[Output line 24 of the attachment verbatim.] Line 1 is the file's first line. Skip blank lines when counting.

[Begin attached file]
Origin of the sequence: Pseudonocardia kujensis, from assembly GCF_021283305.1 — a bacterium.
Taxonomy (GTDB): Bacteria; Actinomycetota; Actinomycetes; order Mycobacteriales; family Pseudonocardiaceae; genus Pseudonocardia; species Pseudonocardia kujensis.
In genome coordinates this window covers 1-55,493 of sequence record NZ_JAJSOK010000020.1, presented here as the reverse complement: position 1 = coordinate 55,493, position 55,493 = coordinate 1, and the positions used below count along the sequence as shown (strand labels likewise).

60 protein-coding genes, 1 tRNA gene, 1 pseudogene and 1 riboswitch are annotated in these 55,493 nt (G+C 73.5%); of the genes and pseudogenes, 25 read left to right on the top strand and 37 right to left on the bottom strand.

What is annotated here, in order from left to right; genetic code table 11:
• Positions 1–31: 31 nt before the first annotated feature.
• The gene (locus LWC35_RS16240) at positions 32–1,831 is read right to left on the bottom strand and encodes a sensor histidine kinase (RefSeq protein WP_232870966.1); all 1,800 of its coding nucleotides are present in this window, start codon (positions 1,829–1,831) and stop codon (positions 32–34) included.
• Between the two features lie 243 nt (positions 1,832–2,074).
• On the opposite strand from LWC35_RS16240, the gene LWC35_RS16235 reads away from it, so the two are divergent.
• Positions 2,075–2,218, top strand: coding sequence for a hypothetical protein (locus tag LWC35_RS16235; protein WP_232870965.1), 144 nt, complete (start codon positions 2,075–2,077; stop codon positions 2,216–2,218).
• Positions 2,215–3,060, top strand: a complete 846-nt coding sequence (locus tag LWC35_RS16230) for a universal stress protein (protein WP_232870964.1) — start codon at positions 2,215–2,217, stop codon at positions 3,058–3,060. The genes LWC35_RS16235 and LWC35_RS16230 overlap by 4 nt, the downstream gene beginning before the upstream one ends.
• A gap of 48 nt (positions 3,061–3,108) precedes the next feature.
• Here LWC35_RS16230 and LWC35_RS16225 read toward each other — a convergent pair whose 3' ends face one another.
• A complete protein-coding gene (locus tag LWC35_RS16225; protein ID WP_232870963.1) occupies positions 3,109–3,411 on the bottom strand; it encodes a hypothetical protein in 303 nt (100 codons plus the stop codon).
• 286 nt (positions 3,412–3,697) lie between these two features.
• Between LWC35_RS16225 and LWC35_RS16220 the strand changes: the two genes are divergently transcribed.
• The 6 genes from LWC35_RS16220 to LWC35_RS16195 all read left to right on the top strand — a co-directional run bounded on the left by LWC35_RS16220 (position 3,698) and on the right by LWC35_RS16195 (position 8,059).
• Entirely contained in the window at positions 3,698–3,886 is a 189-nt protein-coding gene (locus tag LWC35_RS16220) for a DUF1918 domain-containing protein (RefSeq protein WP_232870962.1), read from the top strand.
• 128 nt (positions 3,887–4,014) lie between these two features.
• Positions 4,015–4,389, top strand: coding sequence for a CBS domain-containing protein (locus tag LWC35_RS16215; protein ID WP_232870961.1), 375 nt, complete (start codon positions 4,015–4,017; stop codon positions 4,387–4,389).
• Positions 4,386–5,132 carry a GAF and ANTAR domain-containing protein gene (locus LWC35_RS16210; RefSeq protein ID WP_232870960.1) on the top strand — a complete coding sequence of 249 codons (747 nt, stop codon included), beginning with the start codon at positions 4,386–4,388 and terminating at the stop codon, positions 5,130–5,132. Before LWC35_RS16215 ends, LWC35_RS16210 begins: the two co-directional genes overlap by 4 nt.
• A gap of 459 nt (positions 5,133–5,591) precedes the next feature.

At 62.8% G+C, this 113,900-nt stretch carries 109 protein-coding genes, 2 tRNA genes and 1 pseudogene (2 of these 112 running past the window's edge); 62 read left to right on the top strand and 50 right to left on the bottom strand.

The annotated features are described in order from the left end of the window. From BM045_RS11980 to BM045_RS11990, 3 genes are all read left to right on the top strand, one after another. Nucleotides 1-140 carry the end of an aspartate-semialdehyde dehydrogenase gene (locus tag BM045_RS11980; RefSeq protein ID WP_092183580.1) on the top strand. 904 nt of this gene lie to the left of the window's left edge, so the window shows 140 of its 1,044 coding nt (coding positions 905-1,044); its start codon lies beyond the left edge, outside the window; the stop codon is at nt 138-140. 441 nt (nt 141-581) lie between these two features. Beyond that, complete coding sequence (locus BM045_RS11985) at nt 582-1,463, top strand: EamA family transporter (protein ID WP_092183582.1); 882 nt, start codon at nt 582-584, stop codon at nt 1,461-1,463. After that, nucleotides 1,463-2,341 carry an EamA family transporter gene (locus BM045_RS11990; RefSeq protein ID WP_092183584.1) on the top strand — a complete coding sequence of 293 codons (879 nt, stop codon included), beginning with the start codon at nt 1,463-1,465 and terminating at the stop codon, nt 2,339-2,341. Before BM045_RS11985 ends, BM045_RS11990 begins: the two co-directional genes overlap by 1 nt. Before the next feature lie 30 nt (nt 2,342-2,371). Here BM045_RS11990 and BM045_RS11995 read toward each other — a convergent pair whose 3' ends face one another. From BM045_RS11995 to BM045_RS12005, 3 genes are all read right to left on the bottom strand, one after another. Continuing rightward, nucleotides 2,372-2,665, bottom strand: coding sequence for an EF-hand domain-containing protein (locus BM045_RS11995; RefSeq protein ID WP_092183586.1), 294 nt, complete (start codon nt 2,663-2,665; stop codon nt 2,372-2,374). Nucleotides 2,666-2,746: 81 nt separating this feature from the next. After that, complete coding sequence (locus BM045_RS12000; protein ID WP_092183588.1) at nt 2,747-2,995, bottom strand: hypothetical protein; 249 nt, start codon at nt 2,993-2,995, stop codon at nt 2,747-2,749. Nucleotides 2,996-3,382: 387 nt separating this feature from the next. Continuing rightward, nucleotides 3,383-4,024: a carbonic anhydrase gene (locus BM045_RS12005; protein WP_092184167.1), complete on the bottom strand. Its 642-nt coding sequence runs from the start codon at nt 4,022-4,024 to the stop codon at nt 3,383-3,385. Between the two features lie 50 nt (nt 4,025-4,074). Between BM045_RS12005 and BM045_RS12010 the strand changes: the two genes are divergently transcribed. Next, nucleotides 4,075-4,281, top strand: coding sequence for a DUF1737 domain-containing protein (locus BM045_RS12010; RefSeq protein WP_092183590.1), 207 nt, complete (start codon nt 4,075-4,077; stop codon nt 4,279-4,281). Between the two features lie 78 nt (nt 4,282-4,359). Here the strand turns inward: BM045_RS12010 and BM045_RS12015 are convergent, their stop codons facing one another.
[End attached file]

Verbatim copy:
The annotated features are described in order from the left end of the window. From BM045_RS11980 to BM045_RS11990, 3 genes are all read left to right on the top strand, one after another. Nucleotides 1-140 carry the end of an aspartate-semialdehyde dehydrogenase gene (locus tag BM045_RS11980; RefSeq protein ID WP_092183580.1) on the top strand. 904 nt of this gene lie to the left of the window's left edge, so the window shows 140 of its 1,044 coding nt (coding positions 905-1,044); its start codon lies beyond the left edge, outside the window; the stop codon is at nt 138-140. 441 nt (nt 141-581) lie between these two features. Beyond that, complete coding sequence (locus BM045_RS11985) at nt 582-1,463, top strand: EamA family transporter (protein ID WP_092183582.1); 882 nt, start codon at nt 582-584, stop codon at nt 1,461-1,463. After that, nucleotides 1,463-2,341 carry an EamA family transporter gene (locus BM045_RS11990; RefSeq protein ID WP_092183584.1) on the top strand — a complete coding sequence of 293 codons (879 nt, stop codon included), beginning with the start codon at nt 1,463-1,465 and terminating at the stop codon, nt 2,339-2,341. Before BM045_RS11985 ends, BM045_RS11990 begins: the two co-directional genes overlap by 1 nt. Before the next feature lie 30 nt (nt 2,342-2,371). Here BM045_RS11990 and BM045_RS11995 read toward each other — a convergent pair whose 3' ends face one another. From BM045_RS11995 to BM045_RS12005, 3 genes are all read right to left on the bottom strand, one after another. Continuing rightward, nucleotides 2,372-2,665, bottom strand: coding sequence for an EF-hand domain-containing protein (locus BM045_RS11995; RefSeq protein ID WP_092183586.1), 294 nt, complete (start codon nt 2,663-2,665; stop codon nt 2,372-2,374). Nucleotides 2,666-2,746: 81 nt separating this feature from the next. After that, complete coding sequence (locus BM045_RS12000; protein ID WP_092183588.1) at nt 2,747-2,995, bottom strand: hypothetical protein; 249 nt, start codon at nt 2,993-2,995, stop codon at nt 2,747-2,749. Nucleotides 2,996-3,382: 387 nt separating this feature from the next. Continuing rightward, nucleotides 3,383-4,024: a carbonic anhydrase gene (locus BM045_RS12005; protein WP_092184167.1), complete on the bottom strand. Its 642-nt coding sequence runs from the start codon at nt 4,022-4,024 to the stop codon at nt 3,383-3,385. Between the two features lie 50 nt (nt 4,025-4,074). Between BM045_RS12005 and BM045_RS12010 the strand changes: the two genes are divergently transcribed. Next, nucleotides 4,075-4,281, top strand: coding sequence for a DUF1737 domain-containing protein (locus BM045_RS12010; RefSeq protein WP_092183590.1), 207 nt, complete (start codon nt 4,075-4,077; stop codon nt 4,279-4,281). Between the two features lie 78 nt (nt 4,282-4,359). Here the strand turns inward: BM045_RS12010 and BM045_RS12015 are convergent, their stop codons facing one another.